that while the fulfilment of the needs was strongly correlated with happiness, people from cultures all over the world reported that self-actualization and social needs were important even when many of the most basic needs were unfulfilled. Such results suggest that while these needs can be powerful motivators of human behaviour, they do not necessarily take the hierarchical form that Maslow described. (ibid.)


2. Life is Beautiful

In the film Life is Beautiful (La Vita i Bella), the invalidity of the assumption that people in extreme poverty or in the deepest misery have no aesthetic impulse is revealed. In this film, Guido Orefice and his son, Giosuy, are in deep distress and deadly peril in a German concentration camp during World War II. Dora, Guido's beloved wife, is in a nearby camp. One night, Guido slips into his camp's control room and plays the song "Barcarolle" from Jacues Offenbach's Les Contes d'Hoffmann. In the silence of the night, the beauty of the song resounds and sends a message of meaning, hope and love to Dora and all the other prisoners caged like animals in the camps.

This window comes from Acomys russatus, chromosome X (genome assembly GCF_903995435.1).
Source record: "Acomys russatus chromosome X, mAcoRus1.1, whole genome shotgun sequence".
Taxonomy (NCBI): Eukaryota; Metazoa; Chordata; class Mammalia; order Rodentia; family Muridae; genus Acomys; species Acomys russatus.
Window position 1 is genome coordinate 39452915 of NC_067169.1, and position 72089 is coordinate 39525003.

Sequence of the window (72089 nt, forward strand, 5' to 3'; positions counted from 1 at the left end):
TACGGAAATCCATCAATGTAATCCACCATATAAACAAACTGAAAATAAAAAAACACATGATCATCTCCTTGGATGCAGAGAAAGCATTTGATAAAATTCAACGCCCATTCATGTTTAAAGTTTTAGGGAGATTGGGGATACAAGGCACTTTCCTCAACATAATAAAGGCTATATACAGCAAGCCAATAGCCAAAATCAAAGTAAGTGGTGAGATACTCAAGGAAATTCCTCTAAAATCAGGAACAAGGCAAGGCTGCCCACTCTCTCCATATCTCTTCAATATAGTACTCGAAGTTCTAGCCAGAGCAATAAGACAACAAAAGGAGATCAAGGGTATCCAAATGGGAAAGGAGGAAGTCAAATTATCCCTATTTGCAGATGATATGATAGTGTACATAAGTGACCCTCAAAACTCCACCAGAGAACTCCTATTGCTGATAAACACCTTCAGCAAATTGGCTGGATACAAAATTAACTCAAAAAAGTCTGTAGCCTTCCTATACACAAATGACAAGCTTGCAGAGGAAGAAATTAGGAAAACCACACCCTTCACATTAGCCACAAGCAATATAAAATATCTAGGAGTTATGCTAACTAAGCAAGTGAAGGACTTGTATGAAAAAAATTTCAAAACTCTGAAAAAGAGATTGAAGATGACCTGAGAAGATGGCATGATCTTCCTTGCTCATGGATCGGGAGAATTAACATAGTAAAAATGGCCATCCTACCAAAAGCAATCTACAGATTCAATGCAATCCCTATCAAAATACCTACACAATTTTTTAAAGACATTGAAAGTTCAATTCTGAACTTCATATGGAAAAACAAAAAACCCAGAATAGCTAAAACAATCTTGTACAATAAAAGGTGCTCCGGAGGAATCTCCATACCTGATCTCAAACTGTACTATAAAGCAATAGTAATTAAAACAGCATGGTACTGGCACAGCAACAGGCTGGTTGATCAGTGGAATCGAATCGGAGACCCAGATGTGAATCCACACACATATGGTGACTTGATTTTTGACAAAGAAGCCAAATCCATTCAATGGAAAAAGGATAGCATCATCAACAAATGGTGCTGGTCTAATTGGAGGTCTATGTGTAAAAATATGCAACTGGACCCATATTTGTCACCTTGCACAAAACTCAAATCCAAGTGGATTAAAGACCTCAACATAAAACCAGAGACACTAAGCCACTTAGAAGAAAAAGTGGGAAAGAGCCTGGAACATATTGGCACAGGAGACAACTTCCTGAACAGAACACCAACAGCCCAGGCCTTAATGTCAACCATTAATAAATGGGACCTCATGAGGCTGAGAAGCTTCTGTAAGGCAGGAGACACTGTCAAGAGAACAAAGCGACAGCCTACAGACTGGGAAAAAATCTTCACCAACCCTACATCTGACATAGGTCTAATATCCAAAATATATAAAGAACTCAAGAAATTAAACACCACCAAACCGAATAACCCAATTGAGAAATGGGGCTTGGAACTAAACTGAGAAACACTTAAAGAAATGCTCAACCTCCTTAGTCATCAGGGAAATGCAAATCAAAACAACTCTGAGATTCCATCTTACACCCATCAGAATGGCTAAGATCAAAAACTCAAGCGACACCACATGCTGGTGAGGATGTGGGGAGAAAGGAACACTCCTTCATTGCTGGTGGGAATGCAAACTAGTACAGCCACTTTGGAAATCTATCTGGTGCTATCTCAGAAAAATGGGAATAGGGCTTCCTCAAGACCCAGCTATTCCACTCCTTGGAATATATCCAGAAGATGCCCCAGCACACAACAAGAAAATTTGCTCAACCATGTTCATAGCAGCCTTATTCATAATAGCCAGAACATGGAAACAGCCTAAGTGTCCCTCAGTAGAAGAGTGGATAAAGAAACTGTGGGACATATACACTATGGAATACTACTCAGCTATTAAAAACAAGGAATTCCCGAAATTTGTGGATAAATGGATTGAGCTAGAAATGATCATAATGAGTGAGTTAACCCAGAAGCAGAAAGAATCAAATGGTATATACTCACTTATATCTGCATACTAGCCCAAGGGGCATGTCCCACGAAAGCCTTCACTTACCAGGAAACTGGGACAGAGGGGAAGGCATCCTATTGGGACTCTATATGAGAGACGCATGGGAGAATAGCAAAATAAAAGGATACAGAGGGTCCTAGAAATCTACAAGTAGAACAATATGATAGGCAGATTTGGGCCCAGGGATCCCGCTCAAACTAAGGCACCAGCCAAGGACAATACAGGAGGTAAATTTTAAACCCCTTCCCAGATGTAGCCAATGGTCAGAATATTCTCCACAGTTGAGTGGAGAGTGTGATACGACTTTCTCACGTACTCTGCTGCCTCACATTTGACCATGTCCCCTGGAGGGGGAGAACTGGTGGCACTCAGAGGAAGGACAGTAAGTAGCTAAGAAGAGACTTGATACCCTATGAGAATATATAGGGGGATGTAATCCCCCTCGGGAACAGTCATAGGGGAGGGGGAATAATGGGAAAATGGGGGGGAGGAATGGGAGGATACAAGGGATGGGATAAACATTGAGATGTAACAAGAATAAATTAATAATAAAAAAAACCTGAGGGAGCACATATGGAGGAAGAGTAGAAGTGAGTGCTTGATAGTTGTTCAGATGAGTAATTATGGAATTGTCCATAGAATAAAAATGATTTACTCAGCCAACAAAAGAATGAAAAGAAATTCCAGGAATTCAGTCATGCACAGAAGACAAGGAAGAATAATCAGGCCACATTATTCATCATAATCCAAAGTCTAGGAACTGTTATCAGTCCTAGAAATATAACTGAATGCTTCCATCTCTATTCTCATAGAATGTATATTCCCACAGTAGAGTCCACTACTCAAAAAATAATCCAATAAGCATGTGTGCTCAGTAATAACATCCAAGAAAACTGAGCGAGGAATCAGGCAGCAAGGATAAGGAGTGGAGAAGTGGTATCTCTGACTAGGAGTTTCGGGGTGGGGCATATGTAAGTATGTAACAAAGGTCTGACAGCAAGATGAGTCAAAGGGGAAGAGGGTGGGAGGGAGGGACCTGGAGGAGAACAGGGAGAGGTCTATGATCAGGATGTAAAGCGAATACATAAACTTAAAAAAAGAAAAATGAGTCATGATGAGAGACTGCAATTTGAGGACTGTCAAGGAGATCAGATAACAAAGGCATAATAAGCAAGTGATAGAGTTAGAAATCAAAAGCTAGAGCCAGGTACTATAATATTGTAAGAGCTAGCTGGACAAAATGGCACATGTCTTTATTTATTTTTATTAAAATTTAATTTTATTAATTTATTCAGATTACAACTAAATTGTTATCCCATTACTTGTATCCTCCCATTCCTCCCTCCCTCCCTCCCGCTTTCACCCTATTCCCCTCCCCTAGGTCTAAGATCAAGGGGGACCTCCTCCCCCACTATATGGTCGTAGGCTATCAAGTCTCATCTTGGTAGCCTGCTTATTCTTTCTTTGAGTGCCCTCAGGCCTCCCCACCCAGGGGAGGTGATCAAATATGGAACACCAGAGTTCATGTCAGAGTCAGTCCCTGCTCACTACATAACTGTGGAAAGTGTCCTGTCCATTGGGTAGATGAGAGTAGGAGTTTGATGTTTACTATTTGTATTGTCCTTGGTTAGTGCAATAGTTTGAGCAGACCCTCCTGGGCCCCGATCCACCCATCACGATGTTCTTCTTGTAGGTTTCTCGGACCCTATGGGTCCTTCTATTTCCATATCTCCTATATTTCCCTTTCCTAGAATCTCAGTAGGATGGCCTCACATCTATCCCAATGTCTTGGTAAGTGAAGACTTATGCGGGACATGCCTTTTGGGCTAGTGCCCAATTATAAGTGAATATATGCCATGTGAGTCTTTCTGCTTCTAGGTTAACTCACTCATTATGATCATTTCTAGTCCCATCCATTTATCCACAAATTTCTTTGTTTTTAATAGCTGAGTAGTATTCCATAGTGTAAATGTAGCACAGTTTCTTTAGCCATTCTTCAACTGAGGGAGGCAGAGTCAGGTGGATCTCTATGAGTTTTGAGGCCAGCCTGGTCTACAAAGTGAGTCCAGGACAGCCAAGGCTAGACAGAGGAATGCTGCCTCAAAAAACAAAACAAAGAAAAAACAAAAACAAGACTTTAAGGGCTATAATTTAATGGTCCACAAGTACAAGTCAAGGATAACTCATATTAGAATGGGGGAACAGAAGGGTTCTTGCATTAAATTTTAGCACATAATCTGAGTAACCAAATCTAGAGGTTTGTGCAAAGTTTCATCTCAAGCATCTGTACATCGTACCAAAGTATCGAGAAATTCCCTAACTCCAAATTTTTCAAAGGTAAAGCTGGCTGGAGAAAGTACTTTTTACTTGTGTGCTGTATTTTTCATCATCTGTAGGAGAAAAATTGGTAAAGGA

Perhaps this is the kind of beauty the French poet and critic Charles Baudelaire articulated long ago as something intense and sad; something that exclaims the desire for life, even if it is mixed with the bitterness of loss and deprivation. Baudelaire reckons that all beauty eventually stands in the sign of extreme sadness and melancholy (Baudelaire 1909:21). For Jordaan a sense of beauty is an ancient human impulse coming from the paradox of our existence and can be experienced in everything that comes from the chaos of the human heart, whilst simultaneously "giving life to a dancing star" (2007:12). This is why, according to him, things like poems, compositions, paintings, sculptures and the whole cosmos are actually a project of beauty. If one looks closer and listens carefully, this dancing star is also found in the ordinary, everyday things we experience and are confronted with (2007:12).